What do I call these things anyway?


_MG_6569In the interest of chronology I’d originally planned a few posts ahead of this one, but I just finished a beast that soaked up around 15-20 hours of my life and am excited to share it! As the title suggests, I’m having trouble figuring out what exactly to call these books I’m making. Journal works, but doesn’t feel exactly right; I’m making these with the intention of them being a kind of already-visually-stimulating-so-all-one-has-to-do-is-write-their-stuff-and-paste-in-their-ticket-stubs-and-what-have-you scrapbook. Ready made scrapbook? Smashbook with cheese? Suggestions are appreciated!

While making this book I learned a valuable lesson about leaving enough space inside. I thought when I made the paper signatures that I’d left enough space for embellishments, but I was overcome with the need to really make every page unique and special, and ended up over-stuffing by a lot. The decision to remove an entire signature proved harrowing, but worth it. The book is still just a tad full for my taste, but it can at least be added to now.

There are tons of folders, pockets, and tabs for slipping things underneath. The front cover opens to an original book page, and an accordion-style folder.

Pockets, pockets everywhere

The title of the book, “The Girl Scouts at Singing Sands,” helped me direct the theme for both this book and the one that will follow. I used ephemera and techniques that reminded me of the woods, the nostalgia of yesteryear, and childhood summer camp. I wanted to keep it eclectic and fun, but stay within a kind of unified theme.

Some of my favorite pieces of ephemera live here now, including this page from a vintage typesetter’s font book, and a postcard from 1904!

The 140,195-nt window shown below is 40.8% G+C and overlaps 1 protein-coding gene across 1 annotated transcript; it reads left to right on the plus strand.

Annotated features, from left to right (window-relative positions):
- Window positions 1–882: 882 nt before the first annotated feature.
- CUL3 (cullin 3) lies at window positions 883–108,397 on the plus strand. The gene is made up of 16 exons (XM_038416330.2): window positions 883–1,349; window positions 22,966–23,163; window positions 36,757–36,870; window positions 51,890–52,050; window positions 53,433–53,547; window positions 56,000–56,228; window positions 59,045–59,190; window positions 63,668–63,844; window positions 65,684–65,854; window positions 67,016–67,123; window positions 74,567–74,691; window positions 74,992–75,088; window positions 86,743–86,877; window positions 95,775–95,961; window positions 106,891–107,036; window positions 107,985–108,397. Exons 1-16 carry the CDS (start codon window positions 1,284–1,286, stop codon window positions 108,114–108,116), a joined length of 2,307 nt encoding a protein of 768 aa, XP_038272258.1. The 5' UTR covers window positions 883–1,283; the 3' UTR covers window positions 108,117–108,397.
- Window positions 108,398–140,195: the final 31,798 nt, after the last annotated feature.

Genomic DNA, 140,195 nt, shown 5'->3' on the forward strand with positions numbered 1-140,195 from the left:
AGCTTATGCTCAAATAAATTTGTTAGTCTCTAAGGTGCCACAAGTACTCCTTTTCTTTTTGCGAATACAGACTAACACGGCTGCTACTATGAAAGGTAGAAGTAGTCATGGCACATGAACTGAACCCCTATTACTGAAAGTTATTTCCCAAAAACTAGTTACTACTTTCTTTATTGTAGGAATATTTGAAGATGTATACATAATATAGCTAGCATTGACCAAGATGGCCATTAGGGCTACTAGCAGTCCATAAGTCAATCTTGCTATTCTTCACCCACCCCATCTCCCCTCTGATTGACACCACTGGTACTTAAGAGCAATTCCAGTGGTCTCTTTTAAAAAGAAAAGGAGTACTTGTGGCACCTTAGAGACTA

Attached to the spine are five charms on ribbons. Four are meant to be book markers with the remainder-a porcelain birdie-left out to decorate the spine. Birds are a subtle reoccurring element as what is a forest without birds?


There are three hinged, and two open-faced lockets that have been intentionally left blank. Adding tiny narrative pictures was a temptation, but ultimately I decided that to add personal tidbits to these secret little places is really what will make this book a treasure once completed as a scrapbook.


As mentioned earlier, this journal is way too big. The next one will have less pages, but more attention spent on the details within those pages so the quality will actually improve! When I look around for inspiration on Pinterest, the altered books that really catch my breath are so ethereal and dreamy, and I find myself irresistibly attracted to the sort of “layers of negative space” they exude. Those artistic beauties are wonderful to look at, but I’m not sure if they quite lend themselves to having anything new added-as a scrapbook would need to be. My focus for the next project will hopefully move more in the same direction of those journals, but stop short of becoming unusable.

The original library check-out card from the 50’s, and original book illustration

Some typical pages

A pocket of lace

I love that black ribbon so much. It reminds me of Grimm’s fairy tales and the deep, dark woods!

Thanks for slogging through the photo-bomb. I’m contemplating making a video to show all the pages but that sounds like some serious work. Let me know what you think! What do you look for in a journal?

End Transmission.


2 thoughts on “What do I call these things anyway?

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